When we work with a client to design a comprehensive estate plan, we consider the importance of owning a home in a trust. Several factors must be given weight in deciding whether to deed a person’s home into his or her trust.
First, how the home is currently titled must be reviewed. Homes can be owned by tenants in common, by joint tenants with right of survivorship, and by tenants by the entirety. When property is held by tenants in common and an owner dies, that owner’s interest must pass through probate. When property is held by joint tenants with right of survivorship, the property does not pass through probate; it passes automatically to the survivor upon the filing of a death certificate in land records. Couples may own property in the third form of ownership, called “tenancy by the entirety.” This form of ownership allows the home to pass directly to the spouse upon the filing of a death certificate in land records, and it also allows the couple to enjoy superior creditor protection during their joint lifetimes.
Second, incapacity planning must be a consideration. None of the forms of real estate ownership address the capacity of the individual. If the owner becomes incapacitated, the property cannot be sold unless a durable power of attorney was executed before the onset of incapacity or until a conservator is court-appointed for the individual. Additionally, none of these forms of ownership address what happens in case of the death of both owners of a property. For example, if the couple expire simultaneously, then the real property must go through probate in order to pass to the couple’s heirs, despite owning the home as tenants by the entirety.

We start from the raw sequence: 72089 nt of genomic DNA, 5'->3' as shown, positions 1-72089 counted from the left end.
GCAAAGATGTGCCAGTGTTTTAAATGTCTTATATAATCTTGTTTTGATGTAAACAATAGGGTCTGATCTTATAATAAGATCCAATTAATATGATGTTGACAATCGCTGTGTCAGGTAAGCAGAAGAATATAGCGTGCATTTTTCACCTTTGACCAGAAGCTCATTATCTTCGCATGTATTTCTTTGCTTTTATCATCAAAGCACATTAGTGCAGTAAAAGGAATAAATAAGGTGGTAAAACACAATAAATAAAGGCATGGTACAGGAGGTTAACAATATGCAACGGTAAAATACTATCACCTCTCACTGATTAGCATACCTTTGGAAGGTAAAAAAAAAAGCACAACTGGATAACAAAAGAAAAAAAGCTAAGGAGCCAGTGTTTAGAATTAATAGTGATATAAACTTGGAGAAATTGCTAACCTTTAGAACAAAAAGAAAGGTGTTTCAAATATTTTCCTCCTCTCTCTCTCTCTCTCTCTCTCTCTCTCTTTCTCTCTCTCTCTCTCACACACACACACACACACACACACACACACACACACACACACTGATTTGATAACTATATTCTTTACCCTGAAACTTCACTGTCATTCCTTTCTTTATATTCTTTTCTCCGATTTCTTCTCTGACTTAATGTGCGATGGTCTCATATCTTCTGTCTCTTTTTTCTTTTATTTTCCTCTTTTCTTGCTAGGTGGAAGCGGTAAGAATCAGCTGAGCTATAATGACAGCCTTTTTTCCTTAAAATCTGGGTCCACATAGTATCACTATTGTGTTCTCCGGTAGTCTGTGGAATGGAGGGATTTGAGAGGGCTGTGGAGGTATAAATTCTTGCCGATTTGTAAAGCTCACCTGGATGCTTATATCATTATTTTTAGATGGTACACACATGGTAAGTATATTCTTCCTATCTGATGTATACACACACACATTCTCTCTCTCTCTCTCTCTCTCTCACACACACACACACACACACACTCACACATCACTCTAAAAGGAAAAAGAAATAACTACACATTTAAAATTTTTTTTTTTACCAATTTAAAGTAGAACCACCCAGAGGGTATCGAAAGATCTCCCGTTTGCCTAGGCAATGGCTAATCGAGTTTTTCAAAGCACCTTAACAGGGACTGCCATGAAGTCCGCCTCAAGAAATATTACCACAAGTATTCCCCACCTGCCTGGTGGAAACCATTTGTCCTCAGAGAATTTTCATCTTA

Third, probate avoidance must be considered. Probate is the court’s oversight of a person’s estate to ensure that the property goes where it is supposed to go, whether that be in accordance with a person’s last will and testament or in accordance with the intestate heirs as delineated in each state’s estate laws. In some cases, probate is an appropriate venue in which to handle a person’s estate. In other cases, clients are well advised to avoid the probate process, probate expenses, and time delays.
I prefer that clients either transfer a home into a trust to avoid probate and all that it entails or make use of a transfer-on-death deed.
Transfer Into Trust
The upside of transferring a home into trust is that doing so can be great for an individual. If an individual owns a home solely, then transferring the home into trust will be effective to avoid probate entirely. The additional benefit to the individual is that the trust can include express provisions allowing the home to be maintained, rented, or sold in case of the individual’s incapacity. This alone can bring great peace of mind to my clients and is often the guiding decision factor. Also, upon the person’s death, the trust could provide that the home be maintained in trust for a particular beneficiary, rented as an income-producing property, distributed directly to particular heirs, or sold and the proceeds earmarked for heirs.
For my couple-clients, transferring a home into trust will be effective to avoid probate whether one of the couple dies or if both expire together. It is also effective to address the same incapacity issues that a sole owner would face. Also, a couple’s trust could address how the real property is handled after one of the couple dies and what happens to the real property after the first and second of the couple die.